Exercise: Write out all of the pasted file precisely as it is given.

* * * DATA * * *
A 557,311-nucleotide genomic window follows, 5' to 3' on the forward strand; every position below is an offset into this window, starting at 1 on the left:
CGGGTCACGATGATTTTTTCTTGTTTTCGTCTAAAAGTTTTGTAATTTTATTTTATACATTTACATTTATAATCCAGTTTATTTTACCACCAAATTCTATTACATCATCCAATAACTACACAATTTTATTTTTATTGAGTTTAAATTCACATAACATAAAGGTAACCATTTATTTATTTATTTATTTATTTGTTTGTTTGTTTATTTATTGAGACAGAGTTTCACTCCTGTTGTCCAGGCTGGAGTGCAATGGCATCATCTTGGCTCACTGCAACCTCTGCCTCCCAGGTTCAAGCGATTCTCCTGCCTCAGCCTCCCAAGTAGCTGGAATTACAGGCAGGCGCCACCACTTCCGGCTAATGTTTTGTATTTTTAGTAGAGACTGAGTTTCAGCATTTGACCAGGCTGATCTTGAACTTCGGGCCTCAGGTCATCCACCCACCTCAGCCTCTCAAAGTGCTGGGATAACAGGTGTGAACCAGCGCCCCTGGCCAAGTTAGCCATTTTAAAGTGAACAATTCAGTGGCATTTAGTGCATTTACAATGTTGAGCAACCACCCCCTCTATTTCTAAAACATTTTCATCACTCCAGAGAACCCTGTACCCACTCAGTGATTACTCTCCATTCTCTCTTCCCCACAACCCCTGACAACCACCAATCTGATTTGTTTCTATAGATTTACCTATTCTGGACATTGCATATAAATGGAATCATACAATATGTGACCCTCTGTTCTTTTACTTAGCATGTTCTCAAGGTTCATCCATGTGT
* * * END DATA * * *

A 557,311-nucleotide genomic window follows, 5' to 3' on the forward strand; every position below is an offset into this window, starting at 1 on the left:
CGGGTCACGATGATTTTTTCTTGTTTTCGTCTAAAAGTTTTGTAATTTTATTTTATACATTTACATTTATAATCCAGTTTATTTTACCACCAAATTCTATTACATCATCCAATAACTACACAATTTTATTTTTATTGAGTTTAAATTCACATAACATAAAGGTAACCATTTATTTATTTATTTATTTATTTGTTTGTTTGTTTATTTATTGAGACAGAGTTTCACTCCTGTTGTCCAGGCTGGAGTGCAATGGCATCATCTTGGCTCACTGCAACCTCTGCCTCCCAGGTTCAAGCGATTCTCCTGCCTCAGCCTCCCAAGTAGCTGGAATTACAGGCAGGCGCCACCACTTCCGGCTAATGTTTTGTATTTTTAGTAGAGACTGAGTTTCAGCATTTGACCAGGCTGATCTTGAACTTCGGGCCTCAGGTCATCCACCCACCTCAGCCTCTCAAAGTGCTGGGATAACAGGTGTGAACCAGCGCCCCTGGCCAAGTTAGCCATTTTAAAGTGAACAATTCAGTGGCATTTAGTGCATTTACAATGTTGAGCAACCACCCCCTCTATTTCTAAAACATTTTCATCACTCCAGAGAACCCTGTACCCACTCAGTGATTACTCTCCATTCTCTCTTCCCCACAACCCCTGACAACCACCAATCTGATTTGTTTCTATAGATTTACCTATTCTGGACATTGCATATAAATGGAATCATACAATATGTGACCCTCTGTTCTTTTACTTAGCATGTTCTCAAGGTTCATCCATGTGT